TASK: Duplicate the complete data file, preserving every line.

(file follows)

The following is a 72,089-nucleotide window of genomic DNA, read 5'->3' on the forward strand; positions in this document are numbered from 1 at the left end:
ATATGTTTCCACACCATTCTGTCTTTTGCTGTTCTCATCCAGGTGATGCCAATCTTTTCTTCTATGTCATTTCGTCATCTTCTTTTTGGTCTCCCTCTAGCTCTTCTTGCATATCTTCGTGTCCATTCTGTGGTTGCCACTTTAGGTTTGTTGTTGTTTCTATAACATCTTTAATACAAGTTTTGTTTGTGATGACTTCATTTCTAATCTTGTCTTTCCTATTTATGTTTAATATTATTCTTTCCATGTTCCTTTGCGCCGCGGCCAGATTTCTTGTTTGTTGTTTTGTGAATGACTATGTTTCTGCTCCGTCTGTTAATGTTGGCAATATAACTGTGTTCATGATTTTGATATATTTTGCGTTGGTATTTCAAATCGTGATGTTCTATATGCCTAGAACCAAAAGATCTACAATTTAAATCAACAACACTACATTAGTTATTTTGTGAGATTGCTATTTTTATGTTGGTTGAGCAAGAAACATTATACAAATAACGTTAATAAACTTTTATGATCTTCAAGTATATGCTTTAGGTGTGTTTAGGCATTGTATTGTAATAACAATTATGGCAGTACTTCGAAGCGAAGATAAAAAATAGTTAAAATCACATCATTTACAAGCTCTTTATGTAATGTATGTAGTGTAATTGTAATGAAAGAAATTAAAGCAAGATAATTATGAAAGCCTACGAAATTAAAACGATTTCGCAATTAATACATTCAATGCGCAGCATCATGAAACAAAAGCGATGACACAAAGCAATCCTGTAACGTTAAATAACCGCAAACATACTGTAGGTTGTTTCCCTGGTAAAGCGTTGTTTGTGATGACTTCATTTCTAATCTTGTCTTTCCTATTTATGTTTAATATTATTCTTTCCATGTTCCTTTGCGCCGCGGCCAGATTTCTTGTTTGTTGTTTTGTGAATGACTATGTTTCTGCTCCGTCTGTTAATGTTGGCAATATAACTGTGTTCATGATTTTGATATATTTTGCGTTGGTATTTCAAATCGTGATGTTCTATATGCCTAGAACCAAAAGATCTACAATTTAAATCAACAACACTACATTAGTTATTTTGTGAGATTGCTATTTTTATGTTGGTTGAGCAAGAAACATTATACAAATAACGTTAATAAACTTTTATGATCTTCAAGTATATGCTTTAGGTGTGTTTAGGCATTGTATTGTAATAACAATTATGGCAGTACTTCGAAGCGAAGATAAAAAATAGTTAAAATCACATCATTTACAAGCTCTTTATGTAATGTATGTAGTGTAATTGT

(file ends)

The following is a 72,089-nucleotide window of genomic DNA, read 5'->3' on the forward strand; positions in this document are numbered from 1 at the left end:
ATATGTTTCCACACCATTCTGTCTTTTGCTGTTCTCATCCAGGTGATGCCAATCTTTTCTTCTATGTCATTTCGTCATCTTCTTTTTGGTCTCCCTCTAGCTCTTCTTGCATATCTTCGTGTCCATTCTGTGGTTGCCACTTTAGGTTTGTTGTTGTTTCTATAACATCTTTAATACAAGTTTTGTTTGTGATGACTTCATTTCTAATCTTGTCTTTCCTATTTATGTTTAATATTATTCTTTCCATGTTCCTTTGCGCCGCGGCCAGATTTCTTGTTTGTTGTTTTGTGAATGACTATGTTTCTGCTCCGTCTGTTAATGTTGGCAATATAACTGTGTTCATGATTTTGATATATTTTGCGTTGGTATTTCAAATCGTGATGTTCTATATGCCTAGAACCAAAAGATCTACAATTTAAATCAACAACACTACATTAGTTATTTTGTGAGATTGCTATTTTTATGTTGGTTGAGCAAGAAACATTATACAAATAACGTTAATAAACTTTTATGATCTTCAAGTATATGCTTTAGGTGTGTTTAGGCATTGTATTGTAATAACAATTATGGCAGTACTTCGAAGCGAAGATAAAAAATAGTTAAAATCACATCATTTACAAGCTCTTTATGTAATGTATGTAGTGTAATTGTAATGAAAGAAATTAAAGCAAGATAATTATGAAAGCCTACGAAATTAAAACGATTTCGCAATTAATACATTCAATGCGCAGCATCATGAAACAAAAGCGATGACACAAAGCAATCCTGTAACGTTAAATAACCGCAAACATACTGTAGGTTGTTTCCCTGGTAAAGCGTTGTTTGTGATGACTTCATTTCTAATCTTGTCTTTCCTATTTATGTTTAATATTATTCTTTCCATGTTCCTTTGCGCCGCGGCCAGATTTCTTGTTTGTTGTTTTGTGAATGACTATGTTTCTGCTCCGTCTGTTAATGTTGGCAATATAACTGTGTTCATGATTTTGATATATTTTGCGTTGGTATTTCAAATCGTGATGTTCTATATGCCTAGAACCAAAAGATCTACAATTTAAATCAACAACACTACATTAGTTATTTTGTGAGATTGCTATTTTTATGTTGGTTGAGCAAGAAACATTATACAAATAACGTTAATAAACTTTTATGATCTTCAAGTATATGCTTTAGGTGTGTTTAGGCATTGTATTGTAATAACAATTATGGCAGTACTTCGAAGCGAAGATAAAAAATAGTTAAAATCACATCATTTACAAGCTCTTTATGTAATGTATGTAGTGTAATTGT